WILDLIFE

Snow leopard cub reintroduced in Himachal wild

Experts raise concern over the chances of its survival

Snow leopard cub reintroduced in Himachal wild

Wildlife officials in Himachal Pradesh on Friday claimed that they have "successfully" reintroduced the six-month snow leopard in the wild in the Spiti Valley, some 350 km from Shimla, after 16 days of captivity.

However, wildlife lovers and experts were apprehensive about the survival of the cub in nature, after keeping him in human captivity so long.

DID YOU KNOW

  • The snow leopard is the only big cat that cannot roar.
  • Snow leopards are so reclusive they are known as the "ghosts of the mountain."

  • Male snow leopards need space to roam that’s larger than three Manhattans.

The snow leopard cub that got trapped in a corral of Giu village of Kaza subdivision was captured on May 2, a media statement by Chief Wildlife Warden Savita said.

It was found to be injured and dehydrated and was brought to the nearest wildlife quarantine centre of the Himalayan Nature Park in Kufri for necessary treatment.

During its quarantine, care was taken to avoid any type of human imprinting on the cub. 

Concern over chances of survival

Doubting the success of its reintroduction into the wild, Rajeshwar Negi, national convener of Nature Watch India, said the cub's chances of survival in the wild or getting reunited with its mother were remote.

"Without its mother, the cub wouldn't be able to learn the survival skills like chasing the prey and hunting. In this case, the cub develops the habit of commercially prepared food like chicken during captivity," Negi told IANS.

"Chances of its survival through hunting are almost bleak now. Its mother,too, won't accept the cub after such a long gap," Shimla-based Negi, who is monitoring developments relating to the cub since its capture, said.

Rather than re-introducing it in its alpine habitat soon after trapping it by "mistake", wildlife officials transported this endangered species for veterinary check-up to the nature park in Kufri, some 350 km from the spot. The decision has angered wildlife activists.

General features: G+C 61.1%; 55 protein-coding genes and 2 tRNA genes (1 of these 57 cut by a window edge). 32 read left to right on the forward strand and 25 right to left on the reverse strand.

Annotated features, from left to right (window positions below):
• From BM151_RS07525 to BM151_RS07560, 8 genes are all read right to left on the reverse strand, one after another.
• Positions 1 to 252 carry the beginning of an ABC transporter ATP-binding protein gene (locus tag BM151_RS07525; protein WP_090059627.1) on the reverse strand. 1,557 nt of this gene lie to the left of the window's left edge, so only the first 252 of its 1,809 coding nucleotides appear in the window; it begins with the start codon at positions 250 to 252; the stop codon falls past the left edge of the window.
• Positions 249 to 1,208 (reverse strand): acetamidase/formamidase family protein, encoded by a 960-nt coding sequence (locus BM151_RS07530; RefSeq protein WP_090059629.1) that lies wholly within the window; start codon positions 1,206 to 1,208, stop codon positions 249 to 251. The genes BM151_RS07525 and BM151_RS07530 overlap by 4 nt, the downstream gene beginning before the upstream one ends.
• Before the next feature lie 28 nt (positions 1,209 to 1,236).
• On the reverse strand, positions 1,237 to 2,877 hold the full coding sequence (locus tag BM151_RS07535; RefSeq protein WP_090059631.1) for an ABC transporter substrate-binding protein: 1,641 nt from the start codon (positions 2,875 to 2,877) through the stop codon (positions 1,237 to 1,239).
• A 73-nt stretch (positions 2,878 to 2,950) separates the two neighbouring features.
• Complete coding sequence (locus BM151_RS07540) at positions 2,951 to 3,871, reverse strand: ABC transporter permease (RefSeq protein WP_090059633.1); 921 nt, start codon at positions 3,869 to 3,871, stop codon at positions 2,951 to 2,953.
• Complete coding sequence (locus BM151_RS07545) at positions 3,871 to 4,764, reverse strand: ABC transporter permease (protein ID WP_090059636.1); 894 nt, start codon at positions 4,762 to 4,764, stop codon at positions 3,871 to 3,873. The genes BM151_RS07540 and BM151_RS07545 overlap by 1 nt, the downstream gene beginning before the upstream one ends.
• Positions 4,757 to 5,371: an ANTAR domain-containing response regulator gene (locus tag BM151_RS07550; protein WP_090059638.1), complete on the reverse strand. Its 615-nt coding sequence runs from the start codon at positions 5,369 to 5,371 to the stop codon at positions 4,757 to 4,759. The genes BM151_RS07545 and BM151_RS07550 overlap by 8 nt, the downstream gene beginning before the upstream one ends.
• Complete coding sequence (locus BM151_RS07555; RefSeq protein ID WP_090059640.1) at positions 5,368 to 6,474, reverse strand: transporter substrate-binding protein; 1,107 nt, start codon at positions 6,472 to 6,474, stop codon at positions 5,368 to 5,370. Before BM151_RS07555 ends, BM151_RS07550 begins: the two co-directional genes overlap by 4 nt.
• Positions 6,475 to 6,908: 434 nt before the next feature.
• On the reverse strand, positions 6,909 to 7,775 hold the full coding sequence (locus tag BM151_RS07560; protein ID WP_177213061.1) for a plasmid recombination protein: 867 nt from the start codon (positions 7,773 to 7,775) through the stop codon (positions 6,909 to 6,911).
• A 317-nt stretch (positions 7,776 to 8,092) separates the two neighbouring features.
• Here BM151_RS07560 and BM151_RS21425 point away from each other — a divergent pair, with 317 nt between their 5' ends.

Careful release

On its reintroduction, the wildlife wing statement said, a team had transported the animal to the location in the vicinity of its capture on May 16-17.

Meanwhile, the team had kept close tabs on the movement of a female snow leopard (presumed to be the mother of the cub) in the area. A strong liaisioning between the two teams was developed and a strategy was formulated to release this cub in its habitat itself near to the place from where it was captured, said the statement.

The cub was kept at this location for a short period and the team set up a camp at a short distance from the place. Entire area was covered through camera-trap surveillance and the animal was finally released on the evening of May 18 in accordance with guidelines.

Till the morning of May 21, no report of cub straying into human habitation has been received and it is presumed that the cub had retreated deep into its wild habitat, added the statement. — IANS


Know this endangered species

  • Spotted leopards live in the mountains across a vast range of Asia. Himalayas, Tibetan plateau, southern Siberian mountains are some of the areas where snow leopards are spotted generally.
  •  The International Union for Conservation of Nature classifies snow leopards as vulnerable to extinction.  Human settlements in higher ranges have brought them in conflict with shepherds and herders. The species has lost at least 20 per cent of their population in two decades as a result.
  •  Snow leopards have powerful legs and can leap as far as 50 feet.
  •  They can survive in freezing temperatures due to their thick cover of hair and their fur-covered feet are like natural snowshoes.
  •  Snow leopards prey upon the blue sheep (bharal) of Tibet and the Himalayas apart from some smaller animals in the mountains.

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